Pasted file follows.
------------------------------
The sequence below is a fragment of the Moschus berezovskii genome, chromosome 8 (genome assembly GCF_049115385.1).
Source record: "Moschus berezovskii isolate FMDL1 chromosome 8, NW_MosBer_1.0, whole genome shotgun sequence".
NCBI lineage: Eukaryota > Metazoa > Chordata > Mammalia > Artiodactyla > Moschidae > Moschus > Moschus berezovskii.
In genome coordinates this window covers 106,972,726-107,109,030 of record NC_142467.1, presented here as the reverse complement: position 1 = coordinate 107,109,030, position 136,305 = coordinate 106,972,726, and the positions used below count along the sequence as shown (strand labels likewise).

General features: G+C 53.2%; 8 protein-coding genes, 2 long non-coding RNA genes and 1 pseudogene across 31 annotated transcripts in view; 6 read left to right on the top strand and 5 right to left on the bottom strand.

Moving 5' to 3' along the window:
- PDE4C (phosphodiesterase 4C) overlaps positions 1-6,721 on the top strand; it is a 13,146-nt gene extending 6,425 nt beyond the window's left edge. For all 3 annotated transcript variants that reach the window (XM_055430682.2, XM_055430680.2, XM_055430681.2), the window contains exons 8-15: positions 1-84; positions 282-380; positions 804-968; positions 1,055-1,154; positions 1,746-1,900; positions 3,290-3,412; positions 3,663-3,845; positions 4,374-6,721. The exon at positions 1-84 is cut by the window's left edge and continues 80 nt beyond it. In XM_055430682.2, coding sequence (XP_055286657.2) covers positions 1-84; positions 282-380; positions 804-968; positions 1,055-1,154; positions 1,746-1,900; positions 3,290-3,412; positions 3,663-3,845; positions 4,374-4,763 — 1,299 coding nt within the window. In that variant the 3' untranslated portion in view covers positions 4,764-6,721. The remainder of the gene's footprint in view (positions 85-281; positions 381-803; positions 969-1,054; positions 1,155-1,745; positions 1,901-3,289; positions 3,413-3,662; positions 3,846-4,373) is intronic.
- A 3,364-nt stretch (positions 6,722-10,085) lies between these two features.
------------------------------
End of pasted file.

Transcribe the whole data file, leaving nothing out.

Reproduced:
The sequence below is a fragment of the Moschus berezovskii genome, chromosome 8 (genome assembly GCF_049115385.1).
Source record: "Moschus berezovskii isolate FMDL1 chromosome 8, NW_MosBer_1.0, whole genome shotgun sequence".
NCBI lineage: Eukaryota > Metazoa > Chordata > Mammalia > Artiodactyla > Moschidae > Moschus > Moschus berezovskii.
In genome coordinates this window covers 106,972,726-107,109,030 of record NC_142467.1, presented here as the reverse complement: position 1 = coordinate 107,109,030, position 136,305 = coordinate 106,972,726, and the positions used below count along the sequence as shown (strand labels likewise).

General features: G+C 53.2%; 8 protein-coding genes, 2 long non-coding RNA genes and 1 pseudogene across 31 annotated transcripts in view; 6 read left to right on the top strand and 5 right to left on the bottom strand.

Moving 5' to 3' along the window:
- PDE4C (phosphodiesterase 4C) overlaps positions 1-6,721 on the top strand; it is a 13,146-nt gene extending 6,425 nt beyond the window's left edge. For all 3 annotated transcript variants that reach the window (XM_055430682.2, XM_055430680.2, XM_055430681.2), the window contains exons 8-15: positions 1-84; positions 282-380; positions 804-968; positions 1,055-1,154; positions 1,746-1,900; positions 3,290-3,412; positions 3,663-3,845; positions 4,374-6,721. The exon at positions 1-84 is cut by the window's left edge and continues 80 nt beyond it. In XM_055430682.2, coding sequence (XP_055286657.2) covers positions 1-84; positions 282-380; positions 804-968; positions 1,055-1,154; positions 1,746-1,900; positions 3,290-3,412; positions 3,663-3,845; positions 4,374-4,763 — 1,299 coding nt within the window. In that variant the 3' untranslated portion in view covers positions 4,764-6,721. The remainder of the gene's footprint in view (positions 85-281; positions 381-803; positions 969-1,054; positions 1,155-1,745; positions 1,901-3,289; positions 3,413-3,662; positions 3,846-4,373) is intronic.
- A 3,364-nt stretch (positions 6,722-10,085) lies between these two features.